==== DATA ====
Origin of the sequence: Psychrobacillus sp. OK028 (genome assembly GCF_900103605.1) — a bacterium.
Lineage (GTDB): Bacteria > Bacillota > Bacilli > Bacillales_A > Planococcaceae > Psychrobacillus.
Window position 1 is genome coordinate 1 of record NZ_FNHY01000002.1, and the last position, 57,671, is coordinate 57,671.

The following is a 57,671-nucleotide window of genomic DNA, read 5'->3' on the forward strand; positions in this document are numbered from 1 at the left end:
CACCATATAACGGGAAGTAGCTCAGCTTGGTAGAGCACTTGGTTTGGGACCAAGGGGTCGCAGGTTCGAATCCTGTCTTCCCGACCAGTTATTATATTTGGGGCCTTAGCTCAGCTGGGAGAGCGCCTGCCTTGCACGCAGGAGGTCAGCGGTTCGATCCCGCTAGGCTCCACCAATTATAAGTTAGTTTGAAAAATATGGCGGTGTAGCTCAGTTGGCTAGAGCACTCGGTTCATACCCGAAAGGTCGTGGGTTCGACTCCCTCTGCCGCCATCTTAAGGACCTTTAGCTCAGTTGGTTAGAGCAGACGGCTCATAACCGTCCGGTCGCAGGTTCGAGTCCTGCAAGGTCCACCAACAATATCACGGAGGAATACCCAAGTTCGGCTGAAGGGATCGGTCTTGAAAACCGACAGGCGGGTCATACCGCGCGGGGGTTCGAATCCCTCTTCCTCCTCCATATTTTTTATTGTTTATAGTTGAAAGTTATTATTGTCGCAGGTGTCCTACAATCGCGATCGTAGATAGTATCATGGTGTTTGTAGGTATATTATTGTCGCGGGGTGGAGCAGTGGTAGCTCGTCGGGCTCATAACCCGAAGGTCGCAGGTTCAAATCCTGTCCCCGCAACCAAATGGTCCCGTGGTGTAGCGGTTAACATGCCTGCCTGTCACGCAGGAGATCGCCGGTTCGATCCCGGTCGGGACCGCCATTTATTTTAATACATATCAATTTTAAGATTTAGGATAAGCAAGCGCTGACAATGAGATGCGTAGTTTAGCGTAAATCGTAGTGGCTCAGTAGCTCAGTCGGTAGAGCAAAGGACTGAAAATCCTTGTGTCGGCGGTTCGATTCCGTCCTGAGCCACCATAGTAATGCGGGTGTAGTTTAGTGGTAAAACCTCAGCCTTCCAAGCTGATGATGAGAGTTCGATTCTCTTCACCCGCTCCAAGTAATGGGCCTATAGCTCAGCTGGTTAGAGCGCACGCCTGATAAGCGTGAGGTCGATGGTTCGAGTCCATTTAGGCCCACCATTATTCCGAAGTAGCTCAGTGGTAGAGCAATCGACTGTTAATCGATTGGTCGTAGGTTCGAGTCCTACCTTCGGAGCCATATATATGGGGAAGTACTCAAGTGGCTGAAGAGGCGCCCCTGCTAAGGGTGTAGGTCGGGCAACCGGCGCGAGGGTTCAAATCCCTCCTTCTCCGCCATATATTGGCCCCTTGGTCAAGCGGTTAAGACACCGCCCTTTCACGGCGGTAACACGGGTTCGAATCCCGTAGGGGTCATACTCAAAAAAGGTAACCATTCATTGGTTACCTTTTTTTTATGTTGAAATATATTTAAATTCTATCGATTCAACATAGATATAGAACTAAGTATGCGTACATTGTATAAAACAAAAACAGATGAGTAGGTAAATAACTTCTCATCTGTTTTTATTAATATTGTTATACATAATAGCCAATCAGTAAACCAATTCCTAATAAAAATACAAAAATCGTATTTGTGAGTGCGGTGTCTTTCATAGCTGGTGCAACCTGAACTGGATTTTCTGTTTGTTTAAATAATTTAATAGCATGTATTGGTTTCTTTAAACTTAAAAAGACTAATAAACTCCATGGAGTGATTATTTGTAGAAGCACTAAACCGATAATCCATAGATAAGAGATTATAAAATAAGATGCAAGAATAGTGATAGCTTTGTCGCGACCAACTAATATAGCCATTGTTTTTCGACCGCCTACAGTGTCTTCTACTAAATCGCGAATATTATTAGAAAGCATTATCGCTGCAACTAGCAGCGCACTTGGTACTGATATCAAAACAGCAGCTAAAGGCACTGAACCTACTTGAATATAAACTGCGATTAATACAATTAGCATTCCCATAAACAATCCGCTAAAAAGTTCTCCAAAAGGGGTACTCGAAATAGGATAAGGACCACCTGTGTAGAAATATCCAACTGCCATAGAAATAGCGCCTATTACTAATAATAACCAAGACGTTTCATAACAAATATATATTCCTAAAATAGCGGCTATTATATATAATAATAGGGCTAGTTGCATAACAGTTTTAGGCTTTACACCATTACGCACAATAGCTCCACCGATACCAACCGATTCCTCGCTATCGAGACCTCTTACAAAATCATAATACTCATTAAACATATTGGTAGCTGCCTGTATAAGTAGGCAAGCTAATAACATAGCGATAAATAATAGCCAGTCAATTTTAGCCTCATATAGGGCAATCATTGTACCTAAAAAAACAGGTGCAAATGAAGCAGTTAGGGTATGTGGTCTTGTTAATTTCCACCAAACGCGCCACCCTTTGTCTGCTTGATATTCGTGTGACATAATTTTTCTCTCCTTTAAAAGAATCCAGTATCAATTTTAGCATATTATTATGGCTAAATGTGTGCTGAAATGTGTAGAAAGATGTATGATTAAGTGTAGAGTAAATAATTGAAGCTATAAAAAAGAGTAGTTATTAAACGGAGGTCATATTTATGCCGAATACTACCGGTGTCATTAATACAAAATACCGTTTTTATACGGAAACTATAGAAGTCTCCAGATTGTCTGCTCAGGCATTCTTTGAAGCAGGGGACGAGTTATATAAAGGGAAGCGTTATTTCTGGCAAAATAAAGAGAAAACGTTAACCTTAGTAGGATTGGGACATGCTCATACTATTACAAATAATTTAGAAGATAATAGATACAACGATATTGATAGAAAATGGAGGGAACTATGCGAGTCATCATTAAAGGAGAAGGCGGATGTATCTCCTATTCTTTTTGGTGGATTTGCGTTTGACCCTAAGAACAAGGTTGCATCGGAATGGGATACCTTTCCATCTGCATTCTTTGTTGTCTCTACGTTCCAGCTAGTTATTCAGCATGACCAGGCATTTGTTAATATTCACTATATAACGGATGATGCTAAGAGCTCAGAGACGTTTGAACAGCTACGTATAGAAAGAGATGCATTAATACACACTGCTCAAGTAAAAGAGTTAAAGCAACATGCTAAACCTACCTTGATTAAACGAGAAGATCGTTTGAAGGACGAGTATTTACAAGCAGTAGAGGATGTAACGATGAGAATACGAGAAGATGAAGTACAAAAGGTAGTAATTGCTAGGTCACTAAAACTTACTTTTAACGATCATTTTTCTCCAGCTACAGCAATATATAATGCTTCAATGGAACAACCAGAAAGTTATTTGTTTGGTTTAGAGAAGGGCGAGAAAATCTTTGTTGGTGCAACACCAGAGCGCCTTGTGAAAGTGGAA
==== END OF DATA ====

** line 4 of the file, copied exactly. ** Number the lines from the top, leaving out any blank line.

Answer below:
The following is a 57,671-nucleotide window of genomic DNA, read 5'->3' on the forward strand; positions in this document are numbered from 1 at the left end: